Advised by a friend who had recently fitted a heat pump to “choose the installer, not the kit” as a top notch installer will always specify the best technology for the job, she set about finding the perfect engineering partner for the project. She got quotes from several certified businesses before opting for local renewable-heating experts Heat Different, which also came personally recommended.

Craig Forder, managing director of Heat Different, specified a Viessmann Vitocal 222-A 16 kW air-source heat pump. It is a very compact model, ideal for retrofitting in properties where space is tight. With a high flow temperature of 70°C it also works well with the Galvins’ existing radiators, which helped to minimise the cost and disruption of the installation.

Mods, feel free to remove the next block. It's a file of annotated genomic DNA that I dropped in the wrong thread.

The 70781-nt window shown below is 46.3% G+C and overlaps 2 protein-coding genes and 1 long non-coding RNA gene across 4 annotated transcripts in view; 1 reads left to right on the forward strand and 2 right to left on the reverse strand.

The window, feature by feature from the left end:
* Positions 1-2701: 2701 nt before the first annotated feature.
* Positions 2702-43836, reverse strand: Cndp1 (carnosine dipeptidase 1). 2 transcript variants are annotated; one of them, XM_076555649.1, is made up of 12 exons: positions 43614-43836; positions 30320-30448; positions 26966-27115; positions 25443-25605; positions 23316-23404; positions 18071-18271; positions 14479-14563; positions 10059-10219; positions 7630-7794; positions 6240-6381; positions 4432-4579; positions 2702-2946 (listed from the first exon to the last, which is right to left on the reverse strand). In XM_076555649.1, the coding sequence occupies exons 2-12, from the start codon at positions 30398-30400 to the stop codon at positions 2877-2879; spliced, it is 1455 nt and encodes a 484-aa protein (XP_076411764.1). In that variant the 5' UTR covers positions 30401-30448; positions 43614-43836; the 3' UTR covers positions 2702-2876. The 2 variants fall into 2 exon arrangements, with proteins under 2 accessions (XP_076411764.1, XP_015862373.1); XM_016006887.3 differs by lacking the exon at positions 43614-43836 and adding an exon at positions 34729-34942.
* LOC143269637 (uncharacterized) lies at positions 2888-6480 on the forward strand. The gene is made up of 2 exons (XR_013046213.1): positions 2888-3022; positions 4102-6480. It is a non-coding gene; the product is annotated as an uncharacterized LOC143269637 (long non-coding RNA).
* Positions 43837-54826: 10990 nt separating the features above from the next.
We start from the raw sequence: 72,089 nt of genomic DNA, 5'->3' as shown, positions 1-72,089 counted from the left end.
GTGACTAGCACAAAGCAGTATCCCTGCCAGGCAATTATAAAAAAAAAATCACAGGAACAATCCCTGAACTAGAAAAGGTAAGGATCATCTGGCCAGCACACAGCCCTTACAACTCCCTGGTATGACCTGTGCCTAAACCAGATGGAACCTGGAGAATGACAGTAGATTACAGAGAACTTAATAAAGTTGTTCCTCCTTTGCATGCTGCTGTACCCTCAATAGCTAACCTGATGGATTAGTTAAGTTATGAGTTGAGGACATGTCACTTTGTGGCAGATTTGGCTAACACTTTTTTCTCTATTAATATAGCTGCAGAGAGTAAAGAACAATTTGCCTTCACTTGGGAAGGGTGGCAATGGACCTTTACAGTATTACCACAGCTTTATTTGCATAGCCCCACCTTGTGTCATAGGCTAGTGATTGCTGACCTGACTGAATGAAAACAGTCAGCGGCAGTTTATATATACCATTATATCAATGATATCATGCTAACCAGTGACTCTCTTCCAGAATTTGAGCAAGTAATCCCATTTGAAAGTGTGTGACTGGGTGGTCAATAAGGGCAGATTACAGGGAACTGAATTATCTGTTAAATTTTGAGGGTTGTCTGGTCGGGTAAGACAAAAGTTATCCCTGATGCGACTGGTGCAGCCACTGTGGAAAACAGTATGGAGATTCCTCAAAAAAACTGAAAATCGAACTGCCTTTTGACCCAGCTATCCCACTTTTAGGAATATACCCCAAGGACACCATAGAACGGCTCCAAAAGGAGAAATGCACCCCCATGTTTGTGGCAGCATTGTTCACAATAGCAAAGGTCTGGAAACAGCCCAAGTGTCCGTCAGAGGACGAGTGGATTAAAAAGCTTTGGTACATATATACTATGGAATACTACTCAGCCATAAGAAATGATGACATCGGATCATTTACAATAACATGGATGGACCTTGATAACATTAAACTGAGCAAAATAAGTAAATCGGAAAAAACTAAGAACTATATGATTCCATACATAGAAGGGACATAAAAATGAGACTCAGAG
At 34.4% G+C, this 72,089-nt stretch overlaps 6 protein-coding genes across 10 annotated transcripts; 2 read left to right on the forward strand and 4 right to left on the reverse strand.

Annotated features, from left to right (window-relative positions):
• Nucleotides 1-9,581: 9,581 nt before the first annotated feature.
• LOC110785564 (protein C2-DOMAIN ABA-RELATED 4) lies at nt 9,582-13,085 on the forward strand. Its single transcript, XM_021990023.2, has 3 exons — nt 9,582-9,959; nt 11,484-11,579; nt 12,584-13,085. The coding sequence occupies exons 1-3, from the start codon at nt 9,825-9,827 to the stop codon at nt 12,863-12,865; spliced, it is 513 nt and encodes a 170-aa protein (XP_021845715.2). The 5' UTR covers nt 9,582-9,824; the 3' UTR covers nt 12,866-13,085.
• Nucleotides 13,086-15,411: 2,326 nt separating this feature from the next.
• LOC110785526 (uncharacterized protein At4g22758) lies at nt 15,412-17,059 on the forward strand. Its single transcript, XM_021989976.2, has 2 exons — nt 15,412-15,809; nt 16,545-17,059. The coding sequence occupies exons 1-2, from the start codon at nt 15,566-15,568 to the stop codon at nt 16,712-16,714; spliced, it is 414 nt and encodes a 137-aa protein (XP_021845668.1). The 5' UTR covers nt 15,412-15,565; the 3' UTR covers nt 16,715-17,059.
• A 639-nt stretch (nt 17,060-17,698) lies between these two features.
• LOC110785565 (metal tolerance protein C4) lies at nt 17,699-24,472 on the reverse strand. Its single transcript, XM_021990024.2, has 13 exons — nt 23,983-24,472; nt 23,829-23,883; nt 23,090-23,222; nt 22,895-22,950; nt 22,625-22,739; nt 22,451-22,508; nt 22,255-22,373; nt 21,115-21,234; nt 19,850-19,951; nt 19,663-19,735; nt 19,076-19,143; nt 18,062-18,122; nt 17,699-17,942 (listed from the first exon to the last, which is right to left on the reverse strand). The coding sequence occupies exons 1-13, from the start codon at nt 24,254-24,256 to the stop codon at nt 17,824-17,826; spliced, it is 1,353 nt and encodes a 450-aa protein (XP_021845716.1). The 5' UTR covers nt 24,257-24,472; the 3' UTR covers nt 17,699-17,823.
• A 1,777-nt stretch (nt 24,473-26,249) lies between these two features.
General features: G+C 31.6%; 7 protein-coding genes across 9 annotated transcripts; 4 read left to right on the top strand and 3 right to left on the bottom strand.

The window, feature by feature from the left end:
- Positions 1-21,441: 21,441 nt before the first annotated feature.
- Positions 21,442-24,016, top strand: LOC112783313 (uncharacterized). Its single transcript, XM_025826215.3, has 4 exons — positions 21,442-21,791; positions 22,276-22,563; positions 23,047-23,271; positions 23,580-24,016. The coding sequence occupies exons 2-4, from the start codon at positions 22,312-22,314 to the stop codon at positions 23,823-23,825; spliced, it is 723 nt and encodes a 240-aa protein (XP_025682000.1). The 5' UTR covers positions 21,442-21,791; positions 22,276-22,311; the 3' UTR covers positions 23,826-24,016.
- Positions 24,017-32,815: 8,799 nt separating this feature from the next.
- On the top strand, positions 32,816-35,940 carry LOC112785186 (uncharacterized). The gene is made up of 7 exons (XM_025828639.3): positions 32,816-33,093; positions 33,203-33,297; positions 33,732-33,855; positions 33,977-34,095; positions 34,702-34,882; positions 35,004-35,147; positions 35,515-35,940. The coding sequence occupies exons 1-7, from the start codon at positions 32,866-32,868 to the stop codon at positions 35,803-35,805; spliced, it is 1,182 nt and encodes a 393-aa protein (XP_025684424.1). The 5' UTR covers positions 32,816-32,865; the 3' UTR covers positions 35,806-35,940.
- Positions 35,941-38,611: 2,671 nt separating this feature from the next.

Image credit: Viessmann

The exterior unit of the heat pump was installed to the rear of the property. Due to a prior loft conversion, the new water tank was also placed outside in purpose-built, specially insulated housing. The old boiler and ventilation pipe were removed, freeing up extra space indoors. “A huge benefit of losing the boiler was getting a whole cupboard back,” recalls Lucy.

Once the heat-pump installation was completed, Lucy switched her attention to electricity generation. Working with Norfolk-based solar specialists Total Renewables, she opted for six 2.55kWp PV panels with a 5kWh battery to store any excess energy generated. “Heat pumps are electric, so it’s great to be able to top up the energy they use from your own roof,” she explains. “In September 2023 we celebrated our first day producing more power (5.7kWh) than we imported (4.32KWh).”